The mental health professionals told Julie she had one option left – to give her daughter to the state of Kentucky.
From the time Julie received custody of her six-year-old niece, she tried everything to help McKenzie with her reactive attachment disorder. Despite in-home care services, numerous hospital visits and two residential treatment centers, McKenzie only grew more aggressive—both verbally and physically—over five years. But Julie wasn’t giving up.
When McKenzie’s biological mother had died, Julie didn’t know anything about reactive attachment disorder. Julie knew her niece had a traumatic childhood—her parents both had untreated mental illnesses, including bipolar disorder and anti-social personality disorder. She knew that her niece never smiled. She knew she was angry and violent. She knew McKenzie had night terrors about murder, sexual assault, demons, and vampires and feared the shower, solitude, and shadows.
From the moment McKenzie was born, she saw far too much. She saw her father beat her mother. She was there when her father attempted suicide. She witnessed drug dealers holding guns to her father’s head. She was in the middle of gang violence. Her parents didn’t bother to shield her eyes from violent and sexual movies. She saw her baby sister taken away from her the day her mother gave the baby up for adoption. She saw many homes—none of which were her own. During her parents’ frequent break-ups, her parents shuffled her amongst friends and family members.
After McKenzie’s mother died suddenly during an outpatient surgery complication, it was another new home for six-year-old McKenzie—that of her aunt Julie. When Julie was granted custody of McKenzie, she vowed to be the stability in the little girl’s life.
Standing for McKenzie— always
When six-year-old McKenzie first moved in, Julie knew her niece needed help and intended to provide it. She hadn’t realized at the time how difficult simply finding effective services could be. Although she did everything professionals had recommended, nothing had worked, even after five years.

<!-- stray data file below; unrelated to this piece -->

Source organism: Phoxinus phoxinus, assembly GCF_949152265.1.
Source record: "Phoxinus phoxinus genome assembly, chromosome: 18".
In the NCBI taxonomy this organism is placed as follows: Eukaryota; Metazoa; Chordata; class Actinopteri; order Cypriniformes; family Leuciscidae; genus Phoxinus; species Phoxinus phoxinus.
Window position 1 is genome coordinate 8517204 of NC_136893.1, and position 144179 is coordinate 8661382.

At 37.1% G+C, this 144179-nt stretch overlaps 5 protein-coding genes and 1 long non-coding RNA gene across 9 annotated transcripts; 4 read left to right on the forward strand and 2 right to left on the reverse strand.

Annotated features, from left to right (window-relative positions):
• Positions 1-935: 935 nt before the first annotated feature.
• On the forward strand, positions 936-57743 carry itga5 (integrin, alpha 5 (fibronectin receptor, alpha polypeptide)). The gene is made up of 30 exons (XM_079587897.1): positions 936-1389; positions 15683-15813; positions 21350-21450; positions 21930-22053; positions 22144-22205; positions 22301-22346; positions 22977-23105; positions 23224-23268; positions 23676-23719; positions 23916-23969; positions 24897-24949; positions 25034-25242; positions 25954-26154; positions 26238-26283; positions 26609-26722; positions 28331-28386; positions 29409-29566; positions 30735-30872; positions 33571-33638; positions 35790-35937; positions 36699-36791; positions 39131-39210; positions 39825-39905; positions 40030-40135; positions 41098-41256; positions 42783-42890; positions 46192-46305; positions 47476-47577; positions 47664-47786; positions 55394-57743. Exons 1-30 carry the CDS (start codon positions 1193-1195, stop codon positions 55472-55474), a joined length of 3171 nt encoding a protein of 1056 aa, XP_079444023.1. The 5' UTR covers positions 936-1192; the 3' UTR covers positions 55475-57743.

But Julie wasn’t going to give up and relinquish her parental rights to the state as therapists suggested. “How could I accept that as a parent?” said Julie. “I refused to give up on my child and hand her over to the state so they could simply control her behavior,” said Julie.
Because no one knew about services outside of Kentucky, Julie intended to find them herself. She began to search for more information about reactive attachment disorder and resources online. “What I learned is that you have to be your own advocate for your child,” said Julie. “I just started calling places, hoping someone could help us.”
Finding McKenzie’s Smile
After many phone calls without success, she called the Institute for Attachment and Child Development. That was the first phone call in which she found a place that truly understood reactive attachment disorder. “It was such a relief,” Julie said. “When I talked to Forrest, I found someone who actually understood what I was going through, what McKenzie was going through. He could completely relate to our experience. I didn’t hit a brick wall like I had done so many times before.”
After Julie provided extensive background on McKenzie and the IACD staff completed their evaluations on McKenzie in Colorado, Forrest told Julie they could help McKenzie. “After I brought her here, met Forrest, and her therapy mom, I really felt like a weight had been lifted, said Julie. “I felt like I had done the right thing. And I have. It’s obvious in her behavior now.”
Julie no longer has to hold her breath in anticipation of one of McKenzie’s outbursts. If McKenzie does get upset, she can communicate with Julie now. She can control her own emotions and have healthy behaviors instead of having dramatic meltdowns like she once did.
McKenzie also smiles, laughs, and tells jokes these days—something that Julie never saw before. “She didn’t seem like a carefree, innocent young child should be before the Institute,” said Julie. “It seemed like there was a dark cloud over her.”
A forever home (moved to higher elevation)
McKenzie has done so well in the program at the Institute for Attachment and Child Development that Julie decided to make that home permanent as well for McKenzie. They moved from Kentucky to Colorado so McKenzie could continue outpatient therapy at IACD. “She’s developed such a strong rapport with Bev, her therapist here, and with Linda, her therapeutic house mom. I wanted to keep the same stability for her,” said Julie.
When Julie reflects upon her long journey with McKenzie, she’s sad yet grateful. “I wish I had known before that there just weren’t the resources where we lived to really provide the help that she needed for her reactive attachment disorder,” said Julie. “But I’m still grateful that I found the Institute. That’s a blessing. I have a much healthier feeling about what McKenzie’s future will be.”
TO LEARN MORE ABOUT REACTIVE ATTACHMENT DISORDER AND HEAR FROM FAMILIES AT THE INSTITUTE FOR ATTACHMENT AND CHILD DEVELOPMENT, PLEASE SEE OUR VIDEOS PAGE.